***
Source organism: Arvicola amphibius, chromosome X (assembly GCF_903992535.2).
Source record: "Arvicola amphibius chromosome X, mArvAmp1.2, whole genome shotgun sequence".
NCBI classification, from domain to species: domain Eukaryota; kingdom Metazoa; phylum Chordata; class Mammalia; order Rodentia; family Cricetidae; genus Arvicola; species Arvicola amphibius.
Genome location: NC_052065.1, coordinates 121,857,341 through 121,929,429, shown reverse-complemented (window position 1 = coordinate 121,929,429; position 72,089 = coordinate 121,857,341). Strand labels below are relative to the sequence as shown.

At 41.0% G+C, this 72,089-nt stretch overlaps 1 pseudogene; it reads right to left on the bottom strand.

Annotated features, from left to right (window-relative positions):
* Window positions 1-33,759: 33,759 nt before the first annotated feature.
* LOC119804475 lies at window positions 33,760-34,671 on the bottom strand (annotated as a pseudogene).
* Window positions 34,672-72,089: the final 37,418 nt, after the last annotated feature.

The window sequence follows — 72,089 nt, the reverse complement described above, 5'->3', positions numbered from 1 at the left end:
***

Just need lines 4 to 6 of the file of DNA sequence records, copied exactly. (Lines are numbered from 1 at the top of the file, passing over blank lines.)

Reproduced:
Genome location: NC_052065.1, coordinates 121,857,341 through 121,929,429, shown reverse-complemented (window position 1 = coordinate 121,929,429; position 72,089 = coordinate 121,857,341). Strand labels below are relative to the sequence as shown.

At 41.0% G+C, this 72,089-nt stretch overlaps 1 pseudogene; it reads right to left on the bottom strand.

Annotated features, from left to right (window-relative positions):